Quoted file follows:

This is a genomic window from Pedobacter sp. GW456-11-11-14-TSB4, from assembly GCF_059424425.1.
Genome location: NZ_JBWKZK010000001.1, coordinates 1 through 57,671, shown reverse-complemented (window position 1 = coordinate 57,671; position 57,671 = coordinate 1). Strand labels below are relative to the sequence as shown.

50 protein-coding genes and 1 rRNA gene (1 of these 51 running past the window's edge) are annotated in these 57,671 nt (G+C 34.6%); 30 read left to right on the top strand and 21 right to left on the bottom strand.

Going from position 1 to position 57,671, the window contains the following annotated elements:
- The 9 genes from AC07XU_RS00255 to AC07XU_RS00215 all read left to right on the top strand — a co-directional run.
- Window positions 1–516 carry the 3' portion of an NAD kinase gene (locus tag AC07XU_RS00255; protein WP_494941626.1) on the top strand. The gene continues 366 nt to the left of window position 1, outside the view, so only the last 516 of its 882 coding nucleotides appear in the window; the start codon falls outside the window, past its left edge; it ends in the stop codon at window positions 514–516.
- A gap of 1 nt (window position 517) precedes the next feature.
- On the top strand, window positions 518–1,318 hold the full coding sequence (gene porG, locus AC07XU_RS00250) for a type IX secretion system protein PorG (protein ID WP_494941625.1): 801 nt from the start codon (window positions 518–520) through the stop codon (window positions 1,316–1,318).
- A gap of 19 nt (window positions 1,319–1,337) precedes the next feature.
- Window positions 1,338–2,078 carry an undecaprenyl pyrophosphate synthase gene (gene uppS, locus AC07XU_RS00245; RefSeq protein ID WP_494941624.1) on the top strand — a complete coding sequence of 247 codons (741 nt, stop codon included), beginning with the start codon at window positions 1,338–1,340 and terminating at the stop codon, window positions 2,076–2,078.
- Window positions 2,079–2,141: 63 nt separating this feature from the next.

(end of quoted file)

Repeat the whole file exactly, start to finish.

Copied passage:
This is a genomic window from Pedobacter sp. GW456-11-11-14-TSB4, from assembly GCF_059424425.1.
Genome location: NZ_JBWKZK010000001.1, coordinates 1 through 57,671, shown reverse-complemented (window position 1 = coordinate 57,671; position 57,671 = coordinate 1). Strand labels below are relative to the sequence as shown.

50 protein-coding genes and 1 rRNA gene (1 of these 51 running past the window's edge) are annotated in these 57,671 nt (G+C 34.6%); 30 read left to right on the top strand and 21 right to left on the bottom strand.

Going from position 1 to position 57,671, the window contains the following annotated elements:
- The 9 genes from AC07XU_RS00255 to AC07XU_RS00215 all read left to right on the top strand — a co-directional run.
- Window positions 1–516 carry the 3' portion of an NAD kinase gene (locus tag AC07XU_RS00255; protein WP_494941626.1) on the top strand. The gene continues 366 nt to the left of window position 1, outside the view, so only the last 516 of its 882 coding nucleotides appear in the window; the start codon falls outside the window, past its left edge; it ends in the stop codon at window positions 514–516.
- A gap of 1 nt (window position 517) precedes the next feature.
- On the top strand, window positions 518–1,318 hold the full coding sequence (gene porG, locus AC07XU_RS00250) for a type IX secretion system protein PorG (protein ID WP_494941625.1): 801 nt from the start codon (window positions 518–520) through the stop codon (window positions 1,316–1,318).
- A gap of 19 nt (window positions 1,319–1,337) precedes the next feature.
- Window positions 1,338–2,078 carry an undecaprenyl pyrophosphate synthase gene (gene uppS, locus AC07XU_RS00245; RefSeq protein ID WP_494941624.1) on the top strand — a complete coding sequence of 247 codons (741 nt, stop codon included), beginning with the start codon at window positions 1,338–1,340 and terminating at the stop codon, window positions 2,076–2,078.
- Window positions 2,079–2,141: 63 nt separating this feature from the next.